FERC has denied a request from a group of utilities and state regulators from Southwest states for rehearing of Order No. 809, which was issued earlier this year to revise regulations related to the scheduling of transportation service on interstate natural gas pipelines to better coordinate scheduling practices of the wholesale gas and electric industries [RM14-2].
Desert Southwest Pipeline Stakeholders (DSPS) -- the Arizona Corporation Commission, Arizona Public Service Co., El Paso Electric Co., Public Service Company of New Mexico, Salt River Project Agricultural Improvement and Power District, Tucson Electric Power Co. and UNS Gas, Inc. -- had objected to the Federal Energy Regulatory Commission's decision in the rule to maintain the no-bump rule.
FERC issued Order No. 809 in April (see Daily GPI, April 16, 2015), adopting two proposals submitted by the North American Energy Standards Board (NAESB) to revise the interstate natural gas nomination timeline and make conforming changes to their standards. The order moved the Timely Nomination Cycle deadline for scheduling gas transportation from 11:30 a.m. CCT to 1 p.m. CCT and added a third intraday nomination cycle during the gas operating day to help shippers adjust their scheduling to reflect changes in demand. A proposal to move the start of the gas day to 4 a.m. CCT was not included in the final rule.
A month later, DSPS requested a rehearing. DSPS argued that FERC erred in retaining the no-bump rule and in arbitrarily ignoring changed circumstances and new evidence they said demonstrates that there is no longer justification for providing interruptible shippers preference access to firm capacity.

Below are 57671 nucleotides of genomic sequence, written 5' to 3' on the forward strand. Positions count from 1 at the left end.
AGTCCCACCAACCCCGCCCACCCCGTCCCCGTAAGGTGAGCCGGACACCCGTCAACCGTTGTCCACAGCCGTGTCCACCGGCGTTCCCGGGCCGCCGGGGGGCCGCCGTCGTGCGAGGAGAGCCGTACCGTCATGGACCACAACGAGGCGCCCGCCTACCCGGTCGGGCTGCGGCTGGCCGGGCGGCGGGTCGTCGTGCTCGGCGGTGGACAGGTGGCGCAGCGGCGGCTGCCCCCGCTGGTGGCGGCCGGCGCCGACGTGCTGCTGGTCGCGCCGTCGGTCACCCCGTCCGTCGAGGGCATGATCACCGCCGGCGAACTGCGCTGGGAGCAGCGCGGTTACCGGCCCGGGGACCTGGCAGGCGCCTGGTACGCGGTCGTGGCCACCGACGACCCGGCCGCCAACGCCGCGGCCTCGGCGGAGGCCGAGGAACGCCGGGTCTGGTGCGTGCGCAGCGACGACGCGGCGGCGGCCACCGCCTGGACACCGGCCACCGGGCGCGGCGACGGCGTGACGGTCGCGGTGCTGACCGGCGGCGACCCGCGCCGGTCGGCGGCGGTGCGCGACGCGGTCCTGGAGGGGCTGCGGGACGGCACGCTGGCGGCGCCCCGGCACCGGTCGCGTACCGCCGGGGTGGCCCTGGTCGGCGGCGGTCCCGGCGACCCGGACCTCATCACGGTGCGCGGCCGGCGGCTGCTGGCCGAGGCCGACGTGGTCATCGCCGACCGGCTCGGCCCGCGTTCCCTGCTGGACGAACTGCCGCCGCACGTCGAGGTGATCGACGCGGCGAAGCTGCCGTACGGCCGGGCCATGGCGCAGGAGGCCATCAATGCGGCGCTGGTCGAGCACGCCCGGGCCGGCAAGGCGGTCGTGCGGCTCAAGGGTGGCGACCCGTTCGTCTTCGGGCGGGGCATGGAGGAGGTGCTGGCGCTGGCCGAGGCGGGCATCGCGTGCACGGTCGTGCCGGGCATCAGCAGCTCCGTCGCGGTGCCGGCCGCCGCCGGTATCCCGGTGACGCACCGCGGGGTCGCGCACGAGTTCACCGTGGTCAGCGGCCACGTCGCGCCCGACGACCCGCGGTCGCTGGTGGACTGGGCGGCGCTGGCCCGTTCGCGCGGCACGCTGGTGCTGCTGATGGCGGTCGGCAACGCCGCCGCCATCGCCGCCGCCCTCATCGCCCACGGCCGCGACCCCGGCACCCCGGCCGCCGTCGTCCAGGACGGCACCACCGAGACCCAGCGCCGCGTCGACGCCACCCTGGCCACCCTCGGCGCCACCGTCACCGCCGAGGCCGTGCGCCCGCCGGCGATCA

The rule, which states that a shipper that is currently flowing gas cannot lose its capacity because another shipper with a higher priority (firm transportation) has decided to increase its receipt of gas, was hotly debated in the lead-up to adoption of Order No. 809 (see Daily GPI, March 20, 2014; July 31, 2013; Aug. 24, 2012). Gas producers were generally in support of FERC's decision to maintain the rule (see Daily GPI, Dec. 2, 2014).
Among other things, DSPS argued that the no-bump rule precludes firm shippers from using their firm capacity rights to meet evening peak electric demands in the Desert Southwest.
But FERC was not swayed to rehear Order No. 809.
"We continue to find insufficient justification for revising the nationwide no-bump cycle and overturning the natural gas industry consensus that was achieved," FERC said. "As several commentators maintained, and as the Commission has previously recognized, interruptible shippers need some stability in the nomination process...retaining the no-bump rule cycle was strongly supported in the NAESB process and a consensus of the gas industry, as well as many in the electric industry, voted to maintain the No-Bump Rule in the last intraday cycle."
FERC also requested when it adopted Order No. 809 that the natural gas and electric industries, through NAESB, explore the potential for faster, computerized scheduling when shippers and confirming parties all submit electronic nominations and confirmations.
Last month, NAESB filed a report "indicating that due to the press of implementing the revised nomination standards by April 1, 2016, it would not begin the development of computerized scheduling standards until after that date," according to FERC. But, "while we recognized the time commitments in implementing the revised nomination timeline, the Commission requests that the natural gas and electric industries, through NAESB, begin considering the development of standards related to faster, computerized scheduling and file such standards or a report on the development of such standards with the Commission by Oct. 17, 2016," FERC said.